The problems started soon after igniting the stove. The burner seemed to work but there was minor leakage where the flexible fuel line is attached to the burner and the leaking white gas ignited so I decided to stop the experiment. I will test later if the joint leaks also when pressurized with cold water or used with propane but until then using a propane burner with white gas seems like a viable idea. The stove just needs to have proper sized nozzle, vaporizer tube, suitable burner head and no rubber or plastic parts near the burner head. I think that for example MSR Windpro or Edelrid Opilio might work very well. They would make reasonably prized and light multifuel stoves that could be used with butane/propane in summer and with white-gas in winter.

Have you tried to use butane/propane stove with white gas? Do you see some reasons why it might not work? Is there even any idea in trying?

Disclaimer: All testing and using of gear against manufacturer instructions are done at your own risk!


12 responses to “Crazy ideas: A propane burner with white gas?

  1. Timo Ylhäinen 23/03/2011 at 22:52

    To my experience, that exact spot is the weakest point of Trangia gas burner. I have go a simliar leak (with gas) twice during a hike.

  2. korpijaakko 23/03/2011 at 23:05

    Thanks, Timo! I was pondering if the joint should turn freely (as the fuel line connection to valve does) or is mine broken as it does rotate freely. Did you manage to fix the leakage or did you get new burner?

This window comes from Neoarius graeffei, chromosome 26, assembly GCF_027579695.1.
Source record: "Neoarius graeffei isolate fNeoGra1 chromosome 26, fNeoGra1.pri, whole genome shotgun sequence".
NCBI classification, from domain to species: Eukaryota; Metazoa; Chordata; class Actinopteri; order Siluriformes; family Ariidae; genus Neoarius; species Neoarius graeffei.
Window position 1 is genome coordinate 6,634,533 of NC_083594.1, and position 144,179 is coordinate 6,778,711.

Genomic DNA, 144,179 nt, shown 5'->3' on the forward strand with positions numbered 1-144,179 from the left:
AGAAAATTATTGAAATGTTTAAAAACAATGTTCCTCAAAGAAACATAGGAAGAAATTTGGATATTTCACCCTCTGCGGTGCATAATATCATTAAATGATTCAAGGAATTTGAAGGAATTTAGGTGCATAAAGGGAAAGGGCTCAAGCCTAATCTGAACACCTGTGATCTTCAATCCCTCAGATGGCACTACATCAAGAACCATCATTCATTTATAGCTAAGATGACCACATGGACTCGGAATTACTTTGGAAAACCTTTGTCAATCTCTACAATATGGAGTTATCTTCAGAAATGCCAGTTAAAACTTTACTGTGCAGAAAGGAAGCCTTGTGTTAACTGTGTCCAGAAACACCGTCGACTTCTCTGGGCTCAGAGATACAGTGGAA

3. Timo Ylhäinen 23/03/2011 at 23:50

    I got one replaced years ago, it was brand new. The replacement started to leak 3 years ago and I still have it somewhere, have not tried to fix it. I think the joint is a bit different in this new one.

    The newest one I have here does not turn freely.

  4. Tomas 23/03/2011 at 23:58

    Man that is a lot of Fazer chocolate 🙂 Fazer is always my choice for camping chocolate, it’s got a certain chunkiness that is perfect for outdoors.

    I don’t get why you want to run white fuel through the trangia burner, what’s the problem with the omnifuel? Heavy yes, but rock-solid and easy to take apart and repair. I wouldn’t like to run a risky set-up just to save a few hundred grammes!

  5. korpijaakko 24/03/2011 at 00:13

    Timo: So I probably broke mine during the priming or it has broken during the two years while tighly rolled up in the closet. Have to try to fix it. A warning might be necessary: You might break your stove while testing this!